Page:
Frik Collection, Ceramics Wing
The Frik Collection Ceramics Museum operates in a similar fashion to a 'real' museum, but without many of the usual institutional constraints. Unlike a traditional museum, visitors can acquire the objects displayed and in doing so become an important benefactor? and life long friend of the Ceramics Museum. Owners of these museum pieces receive a de-acquisition certificate, and are encouraged to keep in touch: the museum notifes the growing circle of friends of exhibitions and acts as an intermediary for pieces to be loaned. There are regular public exhibition of the museums most recent acquisitions.The Ceramics Museum was initiated by Helen Frik after the artist decided she could not possibly keep all the ceramics she was making. The museum was launched in 2011 in Copenhagen; an offce foor became temporarily vacant above David Risley Gallery and was transformed into the apartment of someone who is mad about ceramics, and had collected widely; the total collection was shown. The artists says of her project: “My goal is to eventually have had every style, form, clay, technique, decoration, use, period, colour, continent, etc represented somewhere in the pieces of the Museum Collection. The museum form itself is an experiment: there is wide discussion in contemporary cultural circles, fanned by the realisation of the enormous production of art on the one hand, and
the rising cost of keeping and showing artworks on the other, about the ‘place’ of the museum today. The rising prices of contemporary art put fnancial pressure on institutions whilst their budgets are being drastically cut; long established institutions have to justify their existence, and merge, change or close. The numbers of worldwide collected and stored artefacts involved are astronomical. When August the Strong (Dresden, 1670-1733) opened his collection to public perusal, there could have been no doubt as to the intentions: by showing people things they could not even have dreamed of, a reaction would be instantaneously extracted: Wonder, admiration, respect, but importantly more internal and personal reactions of joy, entertainment, inspiration. The reactions are bound to the fact that the pieces on view are un-familiar and non-attainable. They are protected, the sight of them in one’s memory can be taken home, the objects remain in the museum. The aim of my museum is to make pieces available for de-acquisition once they have been on public display. People can own a museum piece: They may even break it, without repercussions. The roles are turned, the survival of the museum depends on the memory of what was once in the collection: by means of the curator’s stories, publications, online presence, it can still be classed as a museum.”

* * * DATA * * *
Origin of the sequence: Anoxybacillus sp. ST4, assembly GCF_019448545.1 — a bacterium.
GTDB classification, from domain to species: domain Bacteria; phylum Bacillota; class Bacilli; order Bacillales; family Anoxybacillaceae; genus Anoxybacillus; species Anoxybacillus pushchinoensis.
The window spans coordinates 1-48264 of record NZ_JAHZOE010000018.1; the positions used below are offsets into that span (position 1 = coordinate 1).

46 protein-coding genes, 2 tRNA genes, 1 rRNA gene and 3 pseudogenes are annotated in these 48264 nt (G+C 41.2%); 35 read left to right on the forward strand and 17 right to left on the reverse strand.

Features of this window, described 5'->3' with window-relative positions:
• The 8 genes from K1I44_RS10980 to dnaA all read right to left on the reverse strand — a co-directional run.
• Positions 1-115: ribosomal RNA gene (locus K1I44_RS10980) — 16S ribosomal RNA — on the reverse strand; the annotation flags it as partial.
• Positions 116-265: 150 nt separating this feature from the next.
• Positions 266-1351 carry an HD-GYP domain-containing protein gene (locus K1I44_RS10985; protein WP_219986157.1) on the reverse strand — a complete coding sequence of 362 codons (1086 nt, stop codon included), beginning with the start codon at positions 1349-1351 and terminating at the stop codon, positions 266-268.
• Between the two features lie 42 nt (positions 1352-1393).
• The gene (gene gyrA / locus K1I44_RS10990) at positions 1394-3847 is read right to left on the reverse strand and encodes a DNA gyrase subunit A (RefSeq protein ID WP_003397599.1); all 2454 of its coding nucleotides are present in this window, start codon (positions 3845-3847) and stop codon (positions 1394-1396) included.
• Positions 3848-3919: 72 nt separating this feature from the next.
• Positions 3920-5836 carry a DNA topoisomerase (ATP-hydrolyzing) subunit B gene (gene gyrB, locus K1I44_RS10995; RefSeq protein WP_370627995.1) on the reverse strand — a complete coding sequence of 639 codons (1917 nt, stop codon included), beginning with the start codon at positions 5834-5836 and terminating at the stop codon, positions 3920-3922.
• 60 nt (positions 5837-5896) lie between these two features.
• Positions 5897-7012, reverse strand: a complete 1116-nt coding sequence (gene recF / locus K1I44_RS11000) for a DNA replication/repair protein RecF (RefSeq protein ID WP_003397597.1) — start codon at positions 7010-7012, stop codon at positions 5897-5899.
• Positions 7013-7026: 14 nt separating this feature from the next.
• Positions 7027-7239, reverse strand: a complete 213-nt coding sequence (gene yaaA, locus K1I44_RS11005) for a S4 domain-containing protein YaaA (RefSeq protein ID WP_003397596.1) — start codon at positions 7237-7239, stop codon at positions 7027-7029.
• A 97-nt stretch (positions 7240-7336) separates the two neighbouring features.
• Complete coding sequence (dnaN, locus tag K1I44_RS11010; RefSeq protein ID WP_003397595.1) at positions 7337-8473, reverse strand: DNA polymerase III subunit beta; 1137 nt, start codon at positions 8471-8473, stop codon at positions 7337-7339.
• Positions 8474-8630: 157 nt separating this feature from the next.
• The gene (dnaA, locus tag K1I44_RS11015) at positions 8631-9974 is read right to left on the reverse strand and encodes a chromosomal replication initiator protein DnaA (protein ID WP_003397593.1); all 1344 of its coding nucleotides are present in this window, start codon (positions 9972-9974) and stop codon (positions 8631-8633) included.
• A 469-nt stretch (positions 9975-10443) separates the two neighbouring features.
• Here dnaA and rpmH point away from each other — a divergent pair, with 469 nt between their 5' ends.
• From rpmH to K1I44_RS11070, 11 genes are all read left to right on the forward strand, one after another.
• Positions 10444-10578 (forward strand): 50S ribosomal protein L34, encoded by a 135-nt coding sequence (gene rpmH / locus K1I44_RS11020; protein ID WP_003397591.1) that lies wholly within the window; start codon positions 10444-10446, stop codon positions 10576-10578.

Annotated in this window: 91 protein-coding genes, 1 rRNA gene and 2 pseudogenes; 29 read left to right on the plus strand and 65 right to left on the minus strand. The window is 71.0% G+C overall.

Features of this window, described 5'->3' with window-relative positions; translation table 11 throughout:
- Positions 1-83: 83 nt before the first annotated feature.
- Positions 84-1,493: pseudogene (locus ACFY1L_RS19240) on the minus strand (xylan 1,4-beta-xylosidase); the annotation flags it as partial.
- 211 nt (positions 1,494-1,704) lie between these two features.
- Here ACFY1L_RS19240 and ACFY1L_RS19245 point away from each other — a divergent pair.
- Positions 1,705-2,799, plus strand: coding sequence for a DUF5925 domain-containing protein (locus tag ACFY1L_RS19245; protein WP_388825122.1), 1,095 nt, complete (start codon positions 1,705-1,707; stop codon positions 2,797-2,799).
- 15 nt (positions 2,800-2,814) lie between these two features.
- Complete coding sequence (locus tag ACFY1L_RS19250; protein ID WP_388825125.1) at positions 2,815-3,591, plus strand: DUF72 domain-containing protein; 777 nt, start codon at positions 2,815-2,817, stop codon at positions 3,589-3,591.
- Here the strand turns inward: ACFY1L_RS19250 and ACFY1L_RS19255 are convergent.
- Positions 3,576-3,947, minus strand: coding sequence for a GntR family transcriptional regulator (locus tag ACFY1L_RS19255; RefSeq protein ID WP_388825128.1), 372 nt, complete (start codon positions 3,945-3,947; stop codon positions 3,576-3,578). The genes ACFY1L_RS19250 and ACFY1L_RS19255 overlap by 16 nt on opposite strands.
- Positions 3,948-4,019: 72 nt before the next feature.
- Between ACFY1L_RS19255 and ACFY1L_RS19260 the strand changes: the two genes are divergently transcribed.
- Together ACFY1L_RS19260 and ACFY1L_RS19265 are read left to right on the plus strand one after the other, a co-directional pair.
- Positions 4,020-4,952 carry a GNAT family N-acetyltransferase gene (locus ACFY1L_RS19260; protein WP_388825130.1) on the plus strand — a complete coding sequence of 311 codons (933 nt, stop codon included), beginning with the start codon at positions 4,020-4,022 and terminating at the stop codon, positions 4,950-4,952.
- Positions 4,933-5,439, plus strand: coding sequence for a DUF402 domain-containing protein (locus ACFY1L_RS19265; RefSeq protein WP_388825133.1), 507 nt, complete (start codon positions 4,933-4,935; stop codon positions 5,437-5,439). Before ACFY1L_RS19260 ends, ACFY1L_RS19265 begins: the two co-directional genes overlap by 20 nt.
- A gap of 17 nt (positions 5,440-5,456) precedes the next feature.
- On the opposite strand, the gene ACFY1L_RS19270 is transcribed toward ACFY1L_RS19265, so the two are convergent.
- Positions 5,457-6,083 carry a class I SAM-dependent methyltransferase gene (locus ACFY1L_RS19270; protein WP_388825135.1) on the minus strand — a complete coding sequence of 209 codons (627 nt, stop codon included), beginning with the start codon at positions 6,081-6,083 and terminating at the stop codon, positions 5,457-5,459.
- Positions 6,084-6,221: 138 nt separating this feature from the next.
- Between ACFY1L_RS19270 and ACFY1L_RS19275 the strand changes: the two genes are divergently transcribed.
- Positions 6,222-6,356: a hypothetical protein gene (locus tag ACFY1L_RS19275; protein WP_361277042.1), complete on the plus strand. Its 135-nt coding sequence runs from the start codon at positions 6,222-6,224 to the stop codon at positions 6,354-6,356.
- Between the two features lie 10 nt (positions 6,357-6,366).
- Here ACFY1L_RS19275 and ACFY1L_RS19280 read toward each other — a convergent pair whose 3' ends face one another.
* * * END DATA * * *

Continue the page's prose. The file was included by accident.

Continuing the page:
Over the last several years, Hyde has taken two trips to Los Angeles to
photograph this area, analyzing it through a lens at various angles and from
different vantage points, but always returning to the same location. Back in his
Brooklyn studio, Hyde transfers and stretches these archival inkjet prints onto
linen over which he applies acrylic paint. These works are about distance—timebased, separated in the gallery space, the location between the east and west coasts, as well as the conversation between how far apart or close together the mediums of painting and photography really are. Hyde’s work ranges from paintings on photographic prints to large-scale installations, photography and abstract furniture design. His recent notable solo shows include Inhere at Shau Ort in Zürich in 2011; The Stuart Davis Group at the Boiler, at Pierogi’s Boiler Room in Brooklyn, N.Y.; and Live Principles of Ventilation and Adhesion at Villa du Parc, Annemasse, France in 2010. Hyde is the recipient of numerous grants including a recent Pollock-Krasner Grant, a Guggenheim Foundation Fellowship in 2008, a Joan Mitchell Foundation Fellowship in 2000 and a New York State CAPS Grant in 1982. He has lectured as a visiting professor at Yale University, Brooklyn College, the Skowhegan School of Painting and Sculpture, Bard College and Cooper Union.